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Nepal updates GMP code for manufacturers

The Government of Nepal seeks to sustainably expand the coverage of essential health services for its citizens, including access to quality-assured medicines. In support of this goal, the Department of Drug Administration (DDA), the country’s medicines regulatory authority, revised Nepal’s good manufacturing practices (GMP) code to align with international standards. The updated code applies to both locally produced and imported medicines, enabling the government to better control the quality of medical products circulating in Nepal.


Nepal’s updated Codes on Good Manufacturing Practices (First Amendment 2079) includes requirements for manufacturing quality assurance systems and clearly defined provisions for manufacturing. PQM+ worked with DDA's inspection technical working group (TWG) to conduct a gap assessment and make recommendations for aligning Nepal’s GMP requirements with international standards. PQM+ supported the TWG to draft the new code, which the Ministry of Health and Population approved in October. The DDA provides a certificate for compliance with GMP to pharmaceutical manufacturers after successful inspection, which is now valid for three years instead of two. By updating the standards for pharmaceutical manufacturing and ensuring manufacturers' compliance, the government has helped improve the quality of medicines for the people of Nepal.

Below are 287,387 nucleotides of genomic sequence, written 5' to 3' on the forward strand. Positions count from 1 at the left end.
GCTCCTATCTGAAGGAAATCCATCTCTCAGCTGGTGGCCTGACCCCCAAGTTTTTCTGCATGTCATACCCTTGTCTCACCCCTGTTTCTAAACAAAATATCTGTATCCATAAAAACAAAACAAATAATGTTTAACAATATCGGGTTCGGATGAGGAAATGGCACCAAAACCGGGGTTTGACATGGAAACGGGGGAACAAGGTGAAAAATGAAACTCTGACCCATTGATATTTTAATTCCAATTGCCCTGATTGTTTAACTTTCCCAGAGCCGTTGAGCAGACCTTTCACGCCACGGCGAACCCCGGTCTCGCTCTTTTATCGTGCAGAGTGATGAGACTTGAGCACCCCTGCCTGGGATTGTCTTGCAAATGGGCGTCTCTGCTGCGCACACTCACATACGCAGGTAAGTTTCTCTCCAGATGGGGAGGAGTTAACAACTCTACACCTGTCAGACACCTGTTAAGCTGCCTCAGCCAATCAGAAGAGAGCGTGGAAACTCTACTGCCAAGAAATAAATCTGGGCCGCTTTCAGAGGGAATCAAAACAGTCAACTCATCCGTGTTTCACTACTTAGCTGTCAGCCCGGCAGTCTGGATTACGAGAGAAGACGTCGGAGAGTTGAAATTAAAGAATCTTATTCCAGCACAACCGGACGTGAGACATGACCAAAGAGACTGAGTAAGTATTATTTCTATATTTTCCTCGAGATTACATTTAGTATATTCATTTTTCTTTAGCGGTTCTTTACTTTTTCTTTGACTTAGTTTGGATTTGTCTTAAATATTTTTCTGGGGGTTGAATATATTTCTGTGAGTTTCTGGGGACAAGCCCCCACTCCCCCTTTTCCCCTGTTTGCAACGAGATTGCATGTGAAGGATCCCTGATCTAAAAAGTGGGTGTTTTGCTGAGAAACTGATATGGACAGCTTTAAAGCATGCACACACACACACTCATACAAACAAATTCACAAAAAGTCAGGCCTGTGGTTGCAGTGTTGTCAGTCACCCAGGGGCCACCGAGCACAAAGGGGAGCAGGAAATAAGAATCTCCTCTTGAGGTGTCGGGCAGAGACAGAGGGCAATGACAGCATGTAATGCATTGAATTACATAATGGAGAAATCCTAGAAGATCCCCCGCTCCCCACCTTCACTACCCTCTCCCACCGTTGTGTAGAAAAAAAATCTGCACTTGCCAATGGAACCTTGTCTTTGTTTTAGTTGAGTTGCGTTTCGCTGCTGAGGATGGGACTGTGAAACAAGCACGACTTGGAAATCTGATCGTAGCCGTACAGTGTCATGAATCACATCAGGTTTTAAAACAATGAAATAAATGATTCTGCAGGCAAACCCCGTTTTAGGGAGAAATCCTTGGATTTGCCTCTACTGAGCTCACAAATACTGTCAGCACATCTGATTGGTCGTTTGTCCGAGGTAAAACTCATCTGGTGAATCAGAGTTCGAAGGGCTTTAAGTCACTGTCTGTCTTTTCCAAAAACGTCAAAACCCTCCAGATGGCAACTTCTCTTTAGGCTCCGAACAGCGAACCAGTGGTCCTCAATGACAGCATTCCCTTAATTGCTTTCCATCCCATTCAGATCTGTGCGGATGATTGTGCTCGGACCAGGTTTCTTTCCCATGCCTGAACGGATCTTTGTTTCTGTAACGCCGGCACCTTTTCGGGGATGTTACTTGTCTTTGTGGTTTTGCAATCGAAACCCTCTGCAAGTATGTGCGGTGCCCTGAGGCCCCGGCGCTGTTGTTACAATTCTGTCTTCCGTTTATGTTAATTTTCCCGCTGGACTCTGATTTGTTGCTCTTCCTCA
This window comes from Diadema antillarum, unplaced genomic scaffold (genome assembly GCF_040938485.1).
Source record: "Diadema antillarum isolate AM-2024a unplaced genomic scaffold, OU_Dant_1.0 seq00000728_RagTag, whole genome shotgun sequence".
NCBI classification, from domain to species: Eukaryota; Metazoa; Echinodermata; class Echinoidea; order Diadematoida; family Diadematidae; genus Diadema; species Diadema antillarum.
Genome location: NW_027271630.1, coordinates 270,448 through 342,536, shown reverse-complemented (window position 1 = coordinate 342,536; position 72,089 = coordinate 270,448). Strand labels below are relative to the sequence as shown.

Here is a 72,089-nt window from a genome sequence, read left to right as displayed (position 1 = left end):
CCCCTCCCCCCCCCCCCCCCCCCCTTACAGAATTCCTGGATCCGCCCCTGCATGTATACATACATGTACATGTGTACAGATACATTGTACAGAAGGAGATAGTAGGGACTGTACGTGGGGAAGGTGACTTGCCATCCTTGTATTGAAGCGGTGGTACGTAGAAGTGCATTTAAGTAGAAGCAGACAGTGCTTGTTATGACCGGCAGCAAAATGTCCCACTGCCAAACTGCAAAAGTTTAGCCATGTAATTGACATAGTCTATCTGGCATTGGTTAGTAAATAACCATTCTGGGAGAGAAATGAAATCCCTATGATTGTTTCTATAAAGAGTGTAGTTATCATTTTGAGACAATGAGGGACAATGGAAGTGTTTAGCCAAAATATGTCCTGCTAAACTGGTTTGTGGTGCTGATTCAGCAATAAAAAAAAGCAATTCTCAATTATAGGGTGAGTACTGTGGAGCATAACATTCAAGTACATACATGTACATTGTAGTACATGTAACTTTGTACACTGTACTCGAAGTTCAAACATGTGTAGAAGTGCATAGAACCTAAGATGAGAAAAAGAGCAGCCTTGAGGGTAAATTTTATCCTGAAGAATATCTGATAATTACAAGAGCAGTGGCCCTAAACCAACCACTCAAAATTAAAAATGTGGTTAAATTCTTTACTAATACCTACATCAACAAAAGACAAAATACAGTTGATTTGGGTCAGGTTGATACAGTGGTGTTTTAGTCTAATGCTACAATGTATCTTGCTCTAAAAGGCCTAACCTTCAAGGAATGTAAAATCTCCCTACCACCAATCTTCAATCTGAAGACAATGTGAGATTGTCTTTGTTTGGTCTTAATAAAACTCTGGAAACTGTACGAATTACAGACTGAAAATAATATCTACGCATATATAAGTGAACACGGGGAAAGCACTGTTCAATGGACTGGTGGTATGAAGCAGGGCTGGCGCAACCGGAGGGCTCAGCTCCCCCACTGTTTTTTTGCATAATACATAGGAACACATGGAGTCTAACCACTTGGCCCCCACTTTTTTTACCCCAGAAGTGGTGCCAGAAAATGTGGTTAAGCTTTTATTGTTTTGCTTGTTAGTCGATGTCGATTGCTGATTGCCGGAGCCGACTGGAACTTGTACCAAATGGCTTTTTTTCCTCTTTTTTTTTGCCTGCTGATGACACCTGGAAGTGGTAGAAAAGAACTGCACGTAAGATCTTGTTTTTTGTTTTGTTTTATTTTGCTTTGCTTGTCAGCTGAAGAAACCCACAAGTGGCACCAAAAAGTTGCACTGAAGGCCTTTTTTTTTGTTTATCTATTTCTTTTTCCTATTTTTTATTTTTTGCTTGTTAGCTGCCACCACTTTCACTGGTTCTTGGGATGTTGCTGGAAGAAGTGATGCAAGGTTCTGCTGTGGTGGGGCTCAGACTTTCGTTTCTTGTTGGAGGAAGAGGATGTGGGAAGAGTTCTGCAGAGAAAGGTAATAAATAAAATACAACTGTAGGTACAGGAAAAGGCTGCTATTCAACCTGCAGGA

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Uzbekistan streamlines TB medicines registration

TB medicines in Uzbekistan

In a country with a high burden of multi-drug resistant tuberculosis (MDR-TB), the Government of Uzbekistan is keenly aware of the need for continuous access to quality-assured medicines to treat TB. To speed access to those medicines, PQM+ supported the operationalization of WHO’s collaborative procedure for accelerated registration of WHO-prequalified medicines. Read the story.